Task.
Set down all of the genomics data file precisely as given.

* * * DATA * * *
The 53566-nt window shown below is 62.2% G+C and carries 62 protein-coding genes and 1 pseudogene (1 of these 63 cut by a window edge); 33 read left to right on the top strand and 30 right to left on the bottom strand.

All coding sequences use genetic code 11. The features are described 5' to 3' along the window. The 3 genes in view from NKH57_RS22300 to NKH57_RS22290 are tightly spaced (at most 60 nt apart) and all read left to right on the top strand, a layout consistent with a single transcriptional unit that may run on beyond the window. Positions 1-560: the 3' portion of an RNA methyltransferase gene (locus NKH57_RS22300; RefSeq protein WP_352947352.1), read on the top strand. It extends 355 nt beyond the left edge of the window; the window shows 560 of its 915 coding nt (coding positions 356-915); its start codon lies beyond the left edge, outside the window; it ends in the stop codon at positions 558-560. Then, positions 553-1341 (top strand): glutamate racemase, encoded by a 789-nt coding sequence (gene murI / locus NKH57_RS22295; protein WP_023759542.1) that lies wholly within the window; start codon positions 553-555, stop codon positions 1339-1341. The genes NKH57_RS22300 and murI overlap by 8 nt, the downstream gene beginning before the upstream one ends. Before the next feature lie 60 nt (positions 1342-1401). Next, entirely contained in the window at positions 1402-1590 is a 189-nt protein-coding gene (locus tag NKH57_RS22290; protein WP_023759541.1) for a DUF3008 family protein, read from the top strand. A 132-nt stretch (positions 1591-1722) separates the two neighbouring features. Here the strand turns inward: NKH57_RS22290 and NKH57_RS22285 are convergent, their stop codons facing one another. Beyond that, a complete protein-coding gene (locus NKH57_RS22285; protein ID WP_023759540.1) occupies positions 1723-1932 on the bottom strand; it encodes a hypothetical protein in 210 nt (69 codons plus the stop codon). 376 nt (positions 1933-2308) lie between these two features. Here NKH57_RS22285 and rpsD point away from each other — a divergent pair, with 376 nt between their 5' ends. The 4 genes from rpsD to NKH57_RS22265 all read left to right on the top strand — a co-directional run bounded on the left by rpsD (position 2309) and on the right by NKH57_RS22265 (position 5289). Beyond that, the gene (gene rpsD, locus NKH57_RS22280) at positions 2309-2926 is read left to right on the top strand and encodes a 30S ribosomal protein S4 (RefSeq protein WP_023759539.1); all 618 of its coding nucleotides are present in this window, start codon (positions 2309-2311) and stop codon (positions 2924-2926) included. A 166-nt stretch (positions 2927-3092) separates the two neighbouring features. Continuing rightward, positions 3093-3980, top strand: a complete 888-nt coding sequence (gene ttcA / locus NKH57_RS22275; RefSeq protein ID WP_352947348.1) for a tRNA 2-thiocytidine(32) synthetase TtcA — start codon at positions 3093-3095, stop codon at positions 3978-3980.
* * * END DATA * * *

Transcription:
The 53566-nt window shown below is 62.2% G+C and carries 62 protein-coding genes and 1 pseudogene (1 of these 63 cut by a window edge); 33 read left to right on the top strand and 30 right to left on the bottom strand.

All coding sequences use genetic code 11. The features are described 5' to 3' along the window. The 3 genes in view from NKH57_RS22300 to NKH57_RS22290 are tightly spaced (at most 60 nt apart) and all read left to right on the top strand, a layout consistent with a single transcriptional unit that may run on beyond the window. Positions 1-560: the 3' portion of an RNA methyltransferase gene (locus NKH57_RS22300; RefSeq protein WP_352947352.1), read on the top strand. It extends 355 nt beyond the left edge of the window; the window shows 560 of its 915 coding nt (coding positions 356-915); its start codon lies beyond the left edge, outside the window; it ends in the stop codon at positions 558-560. Then, positions 553-1341 (top strand): glutamate racemase, encoded by a 789-nt coding sequence (gene murI / locus NKH57_RS22295; protein WP_023759542.1) that lies wholly within the window; start codon positions 553-555, stop codon positions 1339-1341. The genes NKH57_RS22300 and murI overlap by 8 nt, the downstream gene beginning before the upstream one ends. Before the next feature lie 60 nt (positions 1342-1401). Next, entirely contained in the window at positions 1402-1590 is a 189-nt protein-coding gene (locus tag NKH57_RS22290; protein WP_023759541.1) for a DUF3008 family protein, read from the top strand. A 132-nt stretch (positions 1591-1722) separates the two neighbouring features. Here the strand turns inward: NKH57_RS22290 and NKH57_RS22285 are convergent, their stop codons facing one another. Beyond that, a complete protein-coding gene (locus NKH57_RS22285; protein ID WP_023759540.1) occupies positions 1723-1932 on the bottom strand; it encodes a hypothetical protein in 210 nt (69 codons plus the stop codon). 376 nt (positions 1933-2308) lie between these two features. Here NKH57_RS22285 and rpsD point away from each other — a divergent pair, with 376 nt between their 5' ends. The 4 genes from rpsD to NKH57_RS22265 all read left to right on the top strand — a co-directional run bounded on the left by rpsD (position 2309) and on the right by NKH57_RS22265 (position 5289). Beyond that, the gene (gene rpsD, locus NKH57_RS22280) at positions 2309-2926 is read left to right on the top strand and encodes a 30S ribosomal protein S4 (RefSeq protein WP_023759539.1); all 618 of its coding nucleotides are present in this window, start codon (positions 2309-2311) and stop codon (positions 2924-2926) included. A 166-nt stretch (positions 2927-3092) separates the two neighbouring features. Continuing rightward, positions 3093-3980, top strand: a complete 888-nt coding sequence (gene ttcA / locus NKH57_RS22275; RefSeq protein ID WP_352947348.1) for a tRNA 2-thiocytidine(32) synthetase TtcA — start codon at positions 3093-3095, stop codon at positions 3978-3980.